Thursday, 24 August 2023 10:23

Dr Jordanne Lauren Levy proud to be ambassador for island

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In a not-so-simple ceremony at the AC Hotel Kingston on Sunday night, Miss Closet Code, Dr Jordanne Lauren Levy, was named the 2023 Hyundai Miss Universe Jamaica.

Though the evening was racked with technical difficulties and interruptions from the crowd, Dr Levy said her high was undisturbed.

Dr Levy, who was given the opportunity to answer the question twice, initially left some audience members dissatisfied.

Standing tall in her blue and purple holographic and sequinned gown for a second go at it, she said, “Being beautifully confident to me means walking in the room knowing exactly why you’re there. Walking into the room knowing that you can impact many people, being confident in all of your core values. I believe in the core values my parents and grandparents taught me, which is to be your authentic self, to show yourself and all that you worked for very proudly and I come to this event knowing that I am strong, I am peaceful, I am influential, and I’m able to be an ambassador for Jamaica, to walk on that Miss Universe stage beautifully confident.”

Speaking on the rarity of being given the chance to answer twice and the audience’s reaction to the announcement, co-national director of the Miss Universe Jamaica Organization Mark Dermoth said, “I understand how they feel about that but she is an amazing human being. She is an amazing person, both from the beauty outside and the beauty within. And I think for her to have gotten an opportunity to represent her country is really a massive deal. And I suspect that she is gonna prove the country wrong. Because they are gonna get to know her, to love her and find out the amazing soul she is. To err is human, to forgive is divine and I think more people should live with that motto and not be too judgemental and harsh on our fellow human beings but embrace and love, forgive.”

He continued, “We’re happy that we have a new title winner and we’re really eager now to get the training programme in because we understand what we have to do. Jordanne has an amazing body, she has an amazing look, we know we have to do some interview techniques and all of that but we’re ready and we’re pumped to go.”

Giving some insight on the judging process, Miss Universe Jamaica 2020 Miqueal-Symone Williams, part of the selection panel, said they have been working with the ladies for the past month. “We have been working with these ladies. There are things that matter in terms of their timeliness, how they appear for appearances for Miss Universe Jamaica. How they treat their fellow contestants, their hairstylist, their make-up artist, the comments they make about them,”Williams said.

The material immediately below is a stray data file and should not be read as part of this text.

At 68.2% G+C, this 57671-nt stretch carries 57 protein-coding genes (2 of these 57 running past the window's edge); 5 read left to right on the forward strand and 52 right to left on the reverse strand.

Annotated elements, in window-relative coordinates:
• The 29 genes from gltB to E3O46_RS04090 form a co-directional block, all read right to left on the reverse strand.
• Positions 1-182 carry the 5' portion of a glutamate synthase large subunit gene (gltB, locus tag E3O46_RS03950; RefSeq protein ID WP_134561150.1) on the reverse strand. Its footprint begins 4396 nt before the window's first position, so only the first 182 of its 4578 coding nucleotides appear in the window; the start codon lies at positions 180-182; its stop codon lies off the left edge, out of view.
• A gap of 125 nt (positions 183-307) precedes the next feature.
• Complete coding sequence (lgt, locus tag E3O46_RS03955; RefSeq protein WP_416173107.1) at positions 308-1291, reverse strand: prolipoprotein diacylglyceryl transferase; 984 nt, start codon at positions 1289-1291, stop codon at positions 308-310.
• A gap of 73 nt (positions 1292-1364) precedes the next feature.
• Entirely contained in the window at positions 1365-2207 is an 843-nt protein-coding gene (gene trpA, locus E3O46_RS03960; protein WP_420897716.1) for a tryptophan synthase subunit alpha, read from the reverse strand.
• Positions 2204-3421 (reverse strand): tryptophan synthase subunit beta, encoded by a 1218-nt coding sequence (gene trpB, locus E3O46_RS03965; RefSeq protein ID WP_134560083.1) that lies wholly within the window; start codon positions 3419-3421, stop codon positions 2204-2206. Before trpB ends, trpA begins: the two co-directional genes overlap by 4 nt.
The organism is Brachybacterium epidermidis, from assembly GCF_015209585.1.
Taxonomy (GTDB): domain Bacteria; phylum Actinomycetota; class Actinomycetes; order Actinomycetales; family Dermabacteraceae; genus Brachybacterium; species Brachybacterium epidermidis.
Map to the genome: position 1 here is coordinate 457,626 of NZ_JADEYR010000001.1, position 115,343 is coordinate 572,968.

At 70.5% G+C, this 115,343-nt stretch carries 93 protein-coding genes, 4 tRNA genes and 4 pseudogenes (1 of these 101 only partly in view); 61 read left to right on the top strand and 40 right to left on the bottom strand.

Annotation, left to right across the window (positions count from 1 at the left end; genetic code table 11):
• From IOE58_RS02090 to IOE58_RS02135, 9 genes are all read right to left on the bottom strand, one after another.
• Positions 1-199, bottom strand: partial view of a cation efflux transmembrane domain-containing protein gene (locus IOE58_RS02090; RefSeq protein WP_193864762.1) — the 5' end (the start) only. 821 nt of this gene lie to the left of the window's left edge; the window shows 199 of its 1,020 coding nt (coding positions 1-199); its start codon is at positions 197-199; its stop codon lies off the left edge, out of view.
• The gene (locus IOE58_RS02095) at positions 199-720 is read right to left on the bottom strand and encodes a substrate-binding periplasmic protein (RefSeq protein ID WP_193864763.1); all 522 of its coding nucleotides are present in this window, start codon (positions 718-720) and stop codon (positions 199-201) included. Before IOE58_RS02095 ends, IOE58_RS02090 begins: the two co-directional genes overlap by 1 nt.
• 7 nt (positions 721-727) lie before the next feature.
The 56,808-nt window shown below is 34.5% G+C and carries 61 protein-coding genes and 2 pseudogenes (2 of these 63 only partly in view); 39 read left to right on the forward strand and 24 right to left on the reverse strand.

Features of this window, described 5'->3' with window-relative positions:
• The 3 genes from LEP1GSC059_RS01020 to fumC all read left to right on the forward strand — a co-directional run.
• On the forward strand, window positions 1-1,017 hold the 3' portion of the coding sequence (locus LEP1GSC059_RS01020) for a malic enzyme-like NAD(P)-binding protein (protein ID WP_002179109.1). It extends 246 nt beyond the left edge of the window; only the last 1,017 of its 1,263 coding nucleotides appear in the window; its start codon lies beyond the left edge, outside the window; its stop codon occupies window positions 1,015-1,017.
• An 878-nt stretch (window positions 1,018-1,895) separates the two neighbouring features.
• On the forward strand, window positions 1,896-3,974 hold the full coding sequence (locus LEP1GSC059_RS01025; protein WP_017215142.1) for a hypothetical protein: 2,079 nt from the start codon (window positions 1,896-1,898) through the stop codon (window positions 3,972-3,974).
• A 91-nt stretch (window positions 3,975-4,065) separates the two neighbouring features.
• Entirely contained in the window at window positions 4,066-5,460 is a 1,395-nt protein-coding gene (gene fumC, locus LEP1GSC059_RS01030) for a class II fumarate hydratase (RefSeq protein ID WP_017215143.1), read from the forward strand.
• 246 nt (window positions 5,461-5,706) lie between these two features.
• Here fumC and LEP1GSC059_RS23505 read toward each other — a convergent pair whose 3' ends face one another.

The new queen, who is from St Andrew, is also medical doctor.

Dr Levy, in her preparation for the competition, leaned on the advice of her mother, Donna Levy, who in 1986 placed third in Miss Universe Jamaica pageant as Donna Matthews.

She said, “My mom is a pageant girly. She was in one of the first Miss Jamaica pageants. She definitely told me, it’s gonna be a long ride, you’re gonna put in a lot of work but she told me not to worry about that but be your authentic self and I think throughout the pageant that’s one advice that I can be very proud and grateful that I received because it’s something that people want to see, someone that’s relatable, someone that’s influential in just being themself. They don’t have to copy anyone because they are focused on themselves and just showing the best of what they can be.”

Now as she sets her sights on representing Jamaica on the international Miss Universe stage in El Salvador, Dr Levy says in the meantime she will be continuing her work with girls from inner city communities.

“I am currently working with the Majesty Gardens community with my Be-you-tiful campaign which is all about female empowerment and giving confidence to the young ladies in the inner city community of Majesty Gardens. I am working with 10 girls so far and we’ve identified the need to get appropriate work wear for them and it goes beyond that. Investing in their confidence and letting them complete their education. I hope to be working with other inner city communities so we can make an impact, a true impact in Jamaica.”